Shimano GRX Di2 // Roval // Hunt // Marin // XPEDO // Swytch & more!

New Shimano GRX Di2 RX825 12-speed gravel group shown on a purple bike.

Shimano updates GRX with wireless shifting and some other clever updates, Roval unveils ridiculously light XC wheels, Ritchey goes “super” light with their gravel bar, TRP makes better brake rotors, and Kona makes a comeback! There’s also two cool new e-MTBs, modular powermeter pedals and more! Here’s the best new stuff this week:

  • Shimano GRX Di2 12-speed
  • GRX pedals
  • Ritchey Superlogic SL Venturemax
  • Roval Control SL Team XC wheels
  • Hunt 4-Season Pro
  • XPEDO Omni powermeter pedals
  • Marin Alpine-E
  • TRP Race Rotors
  • Swytch GO
  • Ride1Up Revv 1 DRT
  • Kona is BACK!!!!

Shimano GRX Di2 goes 12 speed…

As expected, the new Shimano GRX Di2 RX825 group upgrades to 12 speeds and wireless controllers, with the same gravel-specific brake hood and lever shapes for improved ergonomics and control as the mechanical group got last year.

Like their electronic road groups, it gets the third Di2 button, but it’s moved to the inside of the hoods for easier reach on rough surfaces. Use those, or optional satellite shifters, as a shift button or control your cycling computer, lights, etc.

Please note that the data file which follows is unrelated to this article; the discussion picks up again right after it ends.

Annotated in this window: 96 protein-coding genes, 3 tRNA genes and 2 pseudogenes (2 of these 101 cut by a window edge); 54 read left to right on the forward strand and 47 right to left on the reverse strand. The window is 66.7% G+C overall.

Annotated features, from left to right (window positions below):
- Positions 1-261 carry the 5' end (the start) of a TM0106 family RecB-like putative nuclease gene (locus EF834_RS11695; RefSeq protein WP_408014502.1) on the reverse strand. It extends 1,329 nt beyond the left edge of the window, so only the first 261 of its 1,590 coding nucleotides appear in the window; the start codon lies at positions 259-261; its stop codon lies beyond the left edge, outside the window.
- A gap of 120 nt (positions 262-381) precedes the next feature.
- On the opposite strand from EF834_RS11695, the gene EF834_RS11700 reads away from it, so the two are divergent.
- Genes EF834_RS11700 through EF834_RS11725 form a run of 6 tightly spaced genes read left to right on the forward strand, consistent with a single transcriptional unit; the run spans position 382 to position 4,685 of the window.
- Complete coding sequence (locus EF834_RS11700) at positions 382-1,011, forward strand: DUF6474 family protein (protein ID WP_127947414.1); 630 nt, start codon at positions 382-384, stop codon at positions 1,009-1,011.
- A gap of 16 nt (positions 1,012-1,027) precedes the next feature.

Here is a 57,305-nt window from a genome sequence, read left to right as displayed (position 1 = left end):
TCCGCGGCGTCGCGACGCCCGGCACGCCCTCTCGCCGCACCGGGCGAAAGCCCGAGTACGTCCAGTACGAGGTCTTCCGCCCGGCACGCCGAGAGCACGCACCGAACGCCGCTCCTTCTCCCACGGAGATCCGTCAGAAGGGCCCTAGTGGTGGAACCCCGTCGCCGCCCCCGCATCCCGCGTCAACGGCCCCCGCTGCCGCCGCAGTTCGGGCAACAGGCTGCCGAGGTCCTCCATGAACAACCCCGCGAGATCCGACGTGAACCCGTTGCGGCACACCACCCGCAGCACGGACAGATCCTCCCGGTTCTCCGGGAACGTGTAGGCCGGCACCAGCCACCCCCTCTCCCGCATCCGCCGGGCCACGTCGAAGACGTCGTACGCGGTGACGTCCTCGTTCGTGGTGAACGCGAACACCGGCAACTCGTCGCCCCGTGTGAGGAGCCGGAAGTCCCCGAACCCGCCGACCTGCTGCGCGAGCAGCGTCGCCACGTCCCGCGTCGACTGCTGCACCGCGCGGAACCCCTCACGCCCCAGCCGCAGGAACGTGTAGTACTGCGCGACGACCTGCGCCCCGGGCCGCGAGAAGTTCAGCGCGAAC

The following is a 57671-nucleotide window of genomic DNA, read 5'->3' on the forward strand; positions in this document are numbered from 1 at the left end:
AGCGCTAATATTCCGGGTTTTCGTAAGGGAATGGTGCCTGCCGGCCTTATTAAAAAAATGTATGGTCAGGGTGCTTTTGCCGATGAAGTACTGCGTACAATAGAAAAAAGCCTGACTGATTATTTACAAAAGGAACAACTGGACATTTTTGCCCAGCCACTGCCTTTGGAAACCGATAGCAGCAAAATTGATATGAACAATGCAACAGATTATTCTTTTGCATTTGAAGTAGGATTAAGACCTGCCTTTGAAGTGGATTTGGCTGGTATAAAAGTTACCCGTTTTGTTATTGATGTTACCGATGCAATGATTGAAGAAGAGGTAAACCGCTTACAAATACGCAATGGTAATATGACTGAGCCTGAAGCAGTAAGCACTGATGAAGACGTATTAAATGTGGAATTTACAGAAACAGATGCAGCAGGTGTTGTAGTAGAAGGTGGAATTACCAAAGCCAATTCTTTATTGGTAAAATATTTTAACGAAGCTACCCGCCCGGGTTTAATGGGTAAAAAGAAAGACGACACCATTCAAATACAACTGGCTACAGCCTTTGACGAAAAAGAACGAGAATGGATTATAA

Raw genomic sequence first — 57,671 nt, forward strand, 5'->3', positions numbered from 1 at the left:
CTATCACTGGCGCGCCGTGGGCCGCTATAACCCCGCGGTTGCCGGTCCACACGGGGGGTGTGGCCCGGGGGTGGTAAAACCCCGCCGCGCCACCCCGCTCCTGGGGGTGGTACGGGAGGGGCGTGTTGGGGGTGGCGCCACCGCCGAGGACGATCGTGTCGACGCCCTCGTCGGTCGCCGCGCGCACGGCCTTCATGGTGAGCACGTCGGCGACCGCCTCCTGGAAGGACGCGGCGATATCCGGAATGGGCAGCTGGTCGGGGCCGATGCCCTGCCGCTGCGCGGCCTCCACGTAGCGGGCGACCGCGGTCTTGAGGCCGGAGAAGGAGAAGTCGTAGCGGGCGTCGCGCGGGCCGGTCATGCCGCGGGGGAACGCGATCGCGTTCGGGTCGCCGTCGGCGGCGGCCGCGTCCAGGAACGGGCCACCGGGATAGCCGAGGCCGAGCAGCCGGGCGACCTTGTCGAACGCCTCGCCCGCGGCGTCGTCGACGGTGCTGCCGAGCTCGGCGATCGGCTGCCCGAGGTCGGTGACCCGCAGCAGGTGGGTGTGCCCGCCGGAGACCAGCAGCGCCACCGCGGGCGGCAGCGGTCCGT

It also gets the new MicroSpline cassette (11-34 & 11-36) and 12-speed 2x chainring (48/31 or 46/30) options as the recently updated mechanical GRX group, and uses the same crankset. It charges through the rear derailleur, which means you can run it as a 1x group, too.

…and gets new gravel-themed pedals, too.

They’re XT pedals, but with fun United By Gravel graphics and GRX branding. Which is cool.

Ritchey Superlogic SL Venturemax wide flare gravel handlebar

Ritchey Superlogic SL VentureMax takes their most popular super-wide gravel handlebar and gives it the ultra-light treatment. It combines aero shaping on the tops with ergonomic drops that both splay and a wide 24º flare, plus their Bio-Bend bump in the drops to support your palm. It’s compatible with internal, stealth, and standard cable routing and comes in at just 235g for 44cm, MSRP $299.

Roval Control SL Team 1,190g XC race wheels

The new Roval Control SL Team are the lightest production XC mountain bike wheels on the market at 1,190g including rim tape & valve stems!

They use the same carbon rim as Control SL, with a 4mm wide bead shelf to prevent pinch flats, but get all-new custom carbon fiber spokes that are 29% lighter than steel spokes. The spokes also strong and tough enough that they only need 20 per wheel, and you can ride out a lap with two broken, too.

Heavily machined hubs drop more weight. Altogether, they’re not just light, but also very laterally stiff while offering better radial compliance for more traction and comfort. MSRP $3,300 for a kit that includes Fast Trak / Renegade S-Works 29×2.35tires, Dynaplug, titanium rotor bolts, water bottle, and more. Only 400 sets available, ever. (video here).

Hunt 4-Season alloy all-road wheels

If you’re looking for a tough, affordable alloy wheelset that isn’t heavy as crap, the new Hunt 4-Season Pro wheels offer wider 22mm internal rim widths (optimized for 25-40mm tires) and weigh just 1,535g for $649.